I am now looking very closely at the ‘why’ in my spending habits and attitude toward money in general.  What lessons from my past must I un-learn?  How do I bridge the gap between my rational understanding and my emotions?  I have rooms full of “stuff” that I never have to look at or touch for the rest of my life.  The older I get the more I realize that it is all meaningless.  Whatever satisfaction I receive from purchasing a new dress or some other thing is absolutely fleeting.  And as such the process must perpetuate to reach the same high.

What motivates us to do this?  I know I’m not alone.

Ecclesiastes 4:4

And I saw that all toil and all achievement spring from one person’s envy of another. This too is meaningless, a chasing after the wind.

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Chasing after the wind.

Another thing that social media brings to the forefront is the deep desire to be simultaneously approved and envied by others.  We lament the unrealistic standards of beauty and lifestyle promoted on the medium but those who do it best gain the most followers, by which they are able to creative highly lucrative businesses.  Posts and hashtags about grinding and hustling extol the value of pushing to reach goals and measurable achievements; we respect most the people who seem to be accomplishing big goals and dreams and the wealth that comes with it.  But that value system is based on outward signs of a success that can disappear even faster than it came; not character or the virtues of community, humility, patience, temperance and generosity.  It is inherently inauthentic.  No wonder it  cannot bring forth lasting satisfaction and happiness.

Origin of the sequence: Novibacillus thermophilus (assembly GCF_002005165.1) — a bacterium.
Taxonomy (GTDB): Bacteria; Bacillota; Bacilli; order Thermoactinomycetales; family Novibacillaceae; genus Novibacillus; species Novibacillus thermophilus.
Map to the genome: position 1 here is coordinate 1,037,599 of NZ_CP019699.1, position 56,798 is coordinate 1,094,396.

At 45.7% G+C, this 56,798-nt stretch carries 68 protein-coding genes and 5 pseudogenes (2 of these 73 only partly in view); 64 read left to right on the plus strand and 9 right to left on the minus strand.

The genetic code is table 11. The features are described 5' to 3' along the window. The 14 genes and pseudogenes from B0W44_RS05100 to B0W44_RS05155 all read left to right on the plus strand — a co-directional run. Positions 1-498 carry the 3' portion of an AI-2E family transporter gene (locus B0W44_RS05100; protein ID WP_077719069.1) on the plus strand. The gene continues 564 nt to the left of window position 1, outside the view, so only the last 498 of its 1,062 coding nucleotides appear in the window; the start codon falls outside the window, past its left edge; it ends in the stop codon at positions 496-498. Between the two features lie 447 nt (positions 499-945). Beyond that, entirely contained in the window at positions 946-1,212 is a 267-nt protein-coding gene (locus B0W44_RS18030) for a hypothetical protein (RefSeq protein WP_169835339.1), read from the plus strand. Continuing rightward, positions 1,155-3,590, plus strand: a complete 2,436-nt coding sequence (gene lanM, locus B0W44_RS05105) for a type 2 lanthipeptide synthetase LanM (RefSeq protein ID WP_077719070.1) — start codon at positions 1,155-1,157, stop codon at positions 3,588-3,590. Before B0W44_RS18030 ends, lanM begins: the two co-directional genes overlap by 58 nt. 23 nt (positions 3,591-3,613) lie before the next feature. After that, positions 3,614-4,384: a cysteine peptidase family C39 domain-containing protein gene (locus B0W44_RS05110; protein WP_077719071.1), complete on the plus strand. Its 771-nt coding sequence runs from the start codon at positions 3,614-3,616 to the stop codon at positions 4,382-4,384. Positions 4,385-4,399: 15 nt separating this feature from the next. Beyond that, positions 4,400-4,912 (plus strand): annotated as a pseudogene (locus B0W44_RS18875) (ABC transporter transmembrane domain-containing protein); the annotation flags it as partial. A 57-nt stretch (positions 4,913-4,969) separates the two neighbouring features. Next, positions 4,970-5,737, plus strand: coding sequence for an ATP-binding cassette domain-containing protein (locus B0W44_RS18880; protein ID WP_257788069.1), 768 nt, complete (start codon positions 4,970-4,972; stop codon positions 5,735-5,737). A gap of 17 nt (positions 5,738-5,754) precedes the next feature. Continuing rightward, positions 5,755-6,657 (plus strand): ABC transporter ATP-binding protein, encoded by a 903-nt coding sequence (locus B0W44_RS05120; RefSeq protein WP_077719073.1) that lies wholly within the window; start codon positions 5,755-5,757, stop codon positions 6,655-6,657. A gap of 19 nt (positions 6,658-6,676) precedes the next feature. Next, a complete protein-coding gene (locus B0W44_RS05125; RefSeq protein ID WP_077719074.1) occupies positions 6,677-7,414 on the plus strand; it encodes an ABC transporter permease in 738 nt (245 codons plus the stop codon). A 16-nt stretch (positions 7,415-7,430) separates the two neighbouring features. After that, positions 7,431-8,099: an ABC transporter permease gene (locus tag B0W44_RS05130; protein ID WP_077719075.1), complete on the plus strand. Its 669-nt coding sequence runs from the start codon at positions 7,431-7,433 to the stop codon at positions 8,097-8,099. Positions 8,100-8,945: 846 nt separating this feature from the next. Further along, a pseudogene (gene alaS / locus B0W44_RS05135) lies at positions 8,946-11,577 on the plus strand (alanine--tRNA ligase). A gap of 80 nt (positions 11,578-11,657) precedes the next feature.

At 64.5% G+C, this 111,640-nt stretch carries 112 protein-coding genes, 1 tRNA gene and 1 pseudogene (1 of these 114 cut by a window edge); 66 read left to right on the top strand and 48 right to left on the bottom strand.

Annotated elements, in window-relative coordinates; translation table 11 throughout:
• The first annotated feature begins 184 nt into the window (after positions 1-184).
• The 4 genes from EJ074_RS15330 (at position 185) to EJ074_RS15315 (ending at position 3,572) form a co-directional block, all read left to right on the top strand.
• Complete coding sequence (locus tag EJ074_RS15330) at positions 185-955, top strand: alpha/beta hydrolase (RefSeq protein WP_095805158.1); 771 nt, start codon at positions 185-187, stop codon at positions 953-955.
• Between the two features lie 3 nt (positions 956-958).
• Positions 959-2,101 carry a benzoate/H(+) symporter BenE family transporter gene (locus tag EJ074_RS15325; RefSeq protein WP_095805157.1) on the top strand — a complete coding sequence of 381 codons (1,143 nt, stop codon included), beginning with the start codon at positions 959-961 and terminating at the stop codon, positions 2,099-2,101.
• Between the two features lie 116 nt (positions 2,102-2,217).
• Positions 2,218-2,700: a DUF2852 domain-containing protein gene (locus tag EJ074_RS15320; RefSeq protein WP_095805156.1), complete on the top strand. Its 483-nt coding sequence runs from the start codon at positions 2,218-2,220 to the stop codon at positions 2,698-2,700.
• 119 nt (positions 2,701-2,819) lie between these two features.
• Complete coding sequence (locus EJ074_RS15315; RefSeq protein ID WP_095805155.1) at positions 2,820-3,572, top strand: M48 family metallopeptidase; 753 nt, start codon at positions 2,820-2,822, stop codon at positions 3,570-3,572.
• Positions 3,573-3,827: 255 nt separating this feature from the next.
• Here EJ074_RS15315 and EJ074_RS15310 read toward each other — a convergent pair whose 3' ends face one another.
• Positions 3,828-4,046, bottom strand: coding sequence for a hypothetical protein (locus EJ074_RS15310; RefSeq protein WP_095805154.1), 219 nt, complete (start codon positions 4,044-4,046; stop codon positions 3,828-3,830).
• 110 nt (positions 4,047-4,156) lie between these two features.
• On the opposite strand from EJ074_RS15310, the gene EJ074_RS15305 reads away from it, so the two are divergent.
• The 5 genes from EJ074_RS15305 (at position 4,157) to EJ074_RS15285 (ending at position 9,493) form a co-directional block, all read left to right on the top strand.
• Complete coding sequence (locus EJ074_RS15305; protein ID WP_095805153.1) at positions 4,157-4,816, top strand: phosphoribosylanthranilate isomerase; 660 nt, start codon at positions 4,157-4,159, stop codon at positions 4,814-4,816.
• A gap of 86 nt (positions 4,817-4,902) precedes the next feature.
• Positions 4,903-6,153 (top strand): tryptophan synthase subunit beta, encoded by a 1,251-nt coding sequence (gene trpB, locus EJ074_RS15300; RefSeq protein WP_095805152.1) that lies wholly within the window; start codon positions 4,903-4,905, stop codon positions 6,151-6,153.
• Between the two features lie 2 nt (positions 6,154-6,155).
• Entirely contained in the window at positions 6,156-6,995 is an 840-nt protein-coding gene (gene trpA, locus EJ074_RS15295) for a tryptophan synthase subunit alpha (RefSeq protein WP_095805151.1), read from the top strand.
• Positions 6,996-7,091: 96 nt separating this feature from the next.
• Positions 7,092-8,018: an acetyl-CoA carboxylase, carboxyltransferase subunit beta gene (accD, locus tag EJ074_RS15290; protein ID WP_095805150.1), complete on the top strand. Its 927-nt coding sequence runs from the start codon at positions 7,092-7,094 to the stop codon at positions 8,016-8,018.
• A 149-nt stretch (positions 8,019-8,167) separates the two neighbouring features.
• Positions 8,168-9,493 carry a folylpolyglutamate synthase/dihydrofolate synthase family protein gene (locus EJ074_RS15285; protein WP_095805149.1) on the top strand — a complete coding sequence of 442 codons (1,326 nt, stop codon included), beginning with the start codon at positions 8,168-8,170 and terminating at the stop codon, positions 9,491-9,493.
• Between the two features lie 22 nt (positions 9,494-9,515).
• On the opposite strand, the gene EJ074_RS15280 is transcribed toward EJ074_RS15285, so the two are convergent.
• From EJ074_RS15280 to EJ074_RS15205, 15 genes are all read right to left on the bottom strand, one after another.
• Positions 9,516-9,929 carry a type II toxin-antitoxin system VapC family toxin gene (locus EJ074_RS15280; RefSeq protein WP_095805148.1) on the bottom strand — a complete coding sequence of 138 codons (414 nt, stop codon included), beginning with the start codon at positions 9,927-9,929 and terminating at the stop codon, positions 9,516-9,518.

Motivation in this day and age is temporary because it tends to be based on comparing ourselves to others and wanting what they have.  Inspiration is more authentic and long-lasting because it is based on the vision and purpose that is uniquely suited to the individual.  As the saying goes, “chase your passion and the money will follow.”

 

The 4 Hooks of Motivational Training

Speaker at Business Conference and Presentation.I have attended many educational events – conferences, workshops, online courses and webinars – for several industries over the past few years.  I was for a short time an agent for a network marketing company in financial services: I hold a Series 6 license and am life insurance licensed in ten states.  Although I have gained eye-opening insight and understanding, attending these events has also been a very valuable lesson in the strengths and weaknesses of the mindset conditioning that the network marketing and real estate industries in particular use to “hook” reps and students, respectively.  I have become very familiar with what I will call “motivational training.”